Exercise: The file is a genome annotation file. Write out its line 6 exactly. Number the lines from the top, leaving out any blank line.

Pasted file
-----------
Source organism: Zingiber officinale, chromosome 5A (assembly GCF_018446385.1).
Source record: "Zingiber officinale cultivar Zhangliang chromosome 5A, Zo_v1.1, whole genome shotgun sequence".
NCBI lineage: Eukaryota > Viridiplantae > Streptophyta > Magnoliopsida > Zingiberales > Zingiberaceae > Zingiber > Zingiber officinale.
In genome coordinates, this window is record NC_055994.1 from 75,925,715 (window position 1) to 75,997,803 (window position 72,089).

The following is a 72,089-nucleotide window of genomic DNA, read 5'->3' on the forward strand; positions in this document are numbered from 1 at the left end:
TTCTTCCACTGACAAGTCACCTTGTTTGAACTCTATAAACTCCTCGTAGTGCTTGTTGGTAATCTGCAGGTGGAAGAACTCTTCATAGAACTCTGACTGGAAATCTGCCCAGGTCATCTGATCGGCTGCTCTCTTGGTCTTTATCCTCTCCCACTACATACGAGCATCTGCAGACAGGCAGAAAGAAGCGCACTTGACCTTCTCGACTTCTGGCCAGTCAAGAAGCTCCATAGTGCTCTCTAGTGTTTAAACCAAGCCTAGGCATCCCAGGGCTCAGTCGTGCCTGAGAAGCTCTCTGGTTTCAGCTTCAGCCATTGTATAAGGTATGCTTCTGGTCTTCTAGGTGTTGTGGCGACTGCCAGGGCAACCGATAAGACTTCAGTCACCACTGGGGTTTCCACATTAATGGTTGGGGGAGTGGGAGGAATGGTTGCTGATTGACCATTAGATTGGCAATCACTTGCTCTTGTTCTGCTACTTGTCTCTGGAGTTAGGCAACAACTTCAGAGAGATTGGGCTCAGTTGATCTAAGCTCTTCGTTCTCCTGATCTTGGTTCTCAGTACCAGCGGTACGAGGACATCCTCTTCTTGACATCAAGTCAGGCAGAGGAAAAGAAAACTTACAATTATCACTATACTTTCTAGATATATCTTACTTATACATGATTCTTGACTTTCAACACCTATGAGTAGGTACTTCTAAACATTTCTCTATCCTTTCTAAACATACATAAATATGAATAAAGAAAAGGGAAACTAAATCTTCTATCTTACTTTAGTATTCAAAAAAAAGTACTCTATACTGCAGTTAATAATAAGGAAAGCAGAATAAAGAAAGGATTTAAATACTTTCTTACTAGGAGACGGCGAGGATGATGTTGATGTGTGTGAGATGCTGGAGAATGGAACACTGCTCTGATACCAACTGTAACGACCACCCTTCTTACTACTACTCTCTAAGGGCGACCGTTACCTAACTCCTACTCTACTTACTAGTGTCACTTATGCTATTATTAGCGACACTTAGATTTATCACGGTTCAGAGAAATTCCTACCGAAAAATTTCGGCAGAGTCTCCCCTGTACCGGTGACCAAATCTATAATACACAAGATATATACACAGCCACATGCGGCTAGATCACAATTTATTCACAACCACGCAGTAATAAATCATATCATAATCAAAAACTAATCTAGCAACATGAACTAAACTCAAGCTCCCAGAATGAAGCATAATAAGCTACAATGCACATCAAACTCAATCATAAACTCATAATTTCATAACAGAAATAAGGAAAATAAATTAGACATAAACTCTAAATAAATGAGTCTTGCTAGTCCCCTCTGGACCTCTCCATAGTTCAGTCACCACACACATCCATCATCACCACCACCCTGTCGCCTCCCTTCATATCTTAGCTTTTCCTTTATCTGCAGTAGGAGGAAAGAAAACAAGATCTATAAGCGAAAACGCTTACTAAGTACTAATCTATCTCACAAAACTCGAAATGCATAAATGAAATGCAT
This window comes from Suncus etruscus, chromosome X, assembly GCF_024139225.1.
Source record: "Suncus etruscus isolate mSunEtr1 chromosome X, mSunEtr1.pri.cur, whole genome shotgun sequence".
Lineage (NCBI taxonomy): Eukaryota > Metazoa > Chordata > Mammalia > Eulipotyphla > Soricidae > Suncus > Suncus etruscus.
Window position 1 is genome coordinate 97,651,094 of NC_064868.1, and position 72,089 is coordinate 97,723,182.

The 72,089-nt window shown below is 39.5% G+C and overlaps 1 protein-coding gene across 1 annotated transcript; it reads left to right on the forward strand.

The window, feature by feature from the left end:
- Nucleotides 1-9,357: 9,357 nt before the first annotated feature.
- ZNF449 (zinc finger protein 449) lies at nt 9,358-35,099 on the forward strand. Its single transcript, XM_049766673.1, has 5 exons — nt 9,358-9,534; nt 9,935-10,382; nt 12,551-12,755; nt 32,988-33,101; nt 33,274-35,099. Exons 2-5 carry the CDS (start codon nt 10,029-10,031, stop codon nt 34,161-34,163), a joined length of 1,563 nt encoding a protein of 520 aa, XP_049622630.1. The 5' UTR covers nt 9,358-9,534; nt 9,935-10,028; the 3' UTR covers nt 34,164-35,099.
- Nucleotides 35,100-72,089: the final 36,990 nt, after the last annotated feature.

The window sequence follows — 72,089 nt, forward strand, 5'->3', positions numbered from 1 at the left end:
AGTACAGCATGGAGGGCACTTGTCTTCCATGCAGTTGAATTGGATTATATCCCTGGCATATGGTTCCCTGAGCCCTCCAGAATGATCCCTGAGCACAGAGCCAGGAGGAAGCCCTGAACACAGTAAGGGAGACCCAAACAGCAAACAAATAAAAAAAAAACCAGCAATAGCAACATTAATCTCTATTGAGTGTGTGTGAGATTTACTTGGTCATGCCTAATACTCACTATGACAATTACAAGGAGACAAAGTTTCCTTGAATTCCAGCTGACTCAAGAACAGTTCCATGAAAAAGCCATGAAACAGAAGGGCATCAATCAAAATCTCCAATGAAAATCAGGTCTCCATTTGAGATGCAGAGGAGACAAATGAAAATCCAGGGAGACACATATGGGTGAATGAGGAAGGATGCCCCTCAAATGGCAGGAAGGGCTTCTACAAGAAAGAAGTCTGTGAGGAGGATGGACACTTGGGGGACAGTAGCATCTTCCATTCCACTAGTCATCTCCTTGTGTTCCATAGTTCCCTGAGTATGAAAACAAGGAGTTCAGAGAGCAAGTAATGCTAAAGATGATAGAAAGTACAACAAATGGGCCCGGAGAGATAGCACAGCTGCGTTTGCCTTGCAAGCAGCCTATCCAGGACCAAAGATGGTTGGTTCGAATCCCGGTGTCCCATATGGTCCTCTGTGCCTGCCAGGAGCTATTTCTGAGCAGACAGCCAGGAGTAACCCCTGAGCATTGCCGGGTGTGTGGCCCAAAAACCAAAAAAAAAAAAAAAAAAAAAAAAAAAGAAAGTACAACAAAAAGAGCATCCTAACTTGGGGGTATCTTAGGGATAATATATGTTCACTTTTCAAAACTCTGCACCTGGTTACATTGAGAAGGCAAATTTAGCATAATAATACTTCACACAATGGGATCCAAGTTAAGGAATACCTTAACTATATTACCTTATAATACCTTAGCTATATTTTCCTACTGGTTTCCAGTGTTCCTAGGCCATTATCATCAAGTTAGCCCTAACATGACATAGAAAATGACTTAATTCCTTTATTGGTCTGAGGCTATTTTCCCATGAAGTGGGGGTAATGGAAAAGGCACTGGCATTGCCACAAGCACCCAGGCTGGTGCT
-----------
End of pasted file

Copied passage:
TTCTTCCACTGACAAGTCACCTTGTTTGAACTCTATAAACTCCTCGTAGTGCTTGTTGGTAATCTGCAGGTGGAAGAACTCTTCATAGAACTCTGACTGGAAATCTGCCCAGGTCATCTGATCGGCTGCTCTCTTGGTCTTTATCCTCTCCCACTACATACGAGCATCTGCAGACAGGCAGAAAGAAGCGCACTTGACCTTCTCGACTTCTGGCCAGTCAAGAAGCTCCATAGTGCTCTCTAGTGTTTAAACCAAGCCTAGGCATCCCAGGGCTCAGTCGTGCCTGAGAAGCTCTCTGGTTTCAGCTTCAGCCATTGTATAAGGTATGCTTCTGGTCTTCTAGGTGTTGTGGCGACTGCCAGGGCAACCGATAAGACTTCAGTCACCACTGGGGTTTCCACATTAATGGTTGGGGGAGTGGGAGGAATGGTTGCTGATTGACCATTAGATTGGCAATCACTTGCTCTTGTTCTGCTACTTGTCTCTGGAGTTAGGCAACAACTTCAGAGAGATTGGGCTCAGTTGATCTAAGCTCTTCGTTCTCCTGATCTTGGTTCTCAGTACCAGCGGTACGAGGACATCCTCTTCTTGACATCAAGTCAGGCAGAGGAAAAGAAAACTTACAATTATCACTATACTTTCTAGATATATCTTACTTATACATGATTCTTGACTTTCAACACCTATGAGTAGGTACTTCTAAACATTTCTCTATCCTTTCTAAACATACATAAATATGAATAAAGAAAAGGGAAACTAAATCTTCTATCTTACTTTAGTATTCAAAAAAAAGTACTCTATACTGCAGTTAATAATAAGGAAAGCAGAATAAAGAAAGGATTTAAATACTTTCTTACTAGGAGACGGCGAGGATGATGTTGATGTGTGTGAGATGCTGGAGAATGGAACACTGCTCTGATACCAACTGTAACGACCACCCTTCTTACTACTACTCTCTAAGGGCGACCGTTACCTAACTCCTACTCTACTTACTAGTGTCACTTATGCTATTATTAGCGACACTTAGATTTATCACGGTTCAGAGAAATTCCTACCGAAAAATTTCGGCAGAGTCTCCCCTGTACCGGTGACCAAATCTATAATACACAAGATATATACACAGCCACATGCGGCTAGATCACAATTTATTCACAACCACGCAGTAATAAATCATATCATAATCAAAAACTAATCTAGCAACATGAACTAAACTCAAGCTCCCAGAATGAAGCATAATAAGCTACAATGCACATCAAACTCAATCATAAACTCATAATTTCATAACAGAAATAAGGAAAATAAATTAGACATAAACTCTAAATAAATGAGTCTTGCTAGTCCCCTCTGGACCTCTCCATAGTTCAGTCACCACACACATCCATCATCACCACCACCCTGTCGCCTCCCTTCATATCTTAGCTTTTCCTTTATCTGCAGTAGGAGGAAAGAAAACAAGATCTATAAGCGAAAACGCTTACTAAGTACTAATCTATCTCACAAAACTCGAAATGCATAAATGAAATGCAT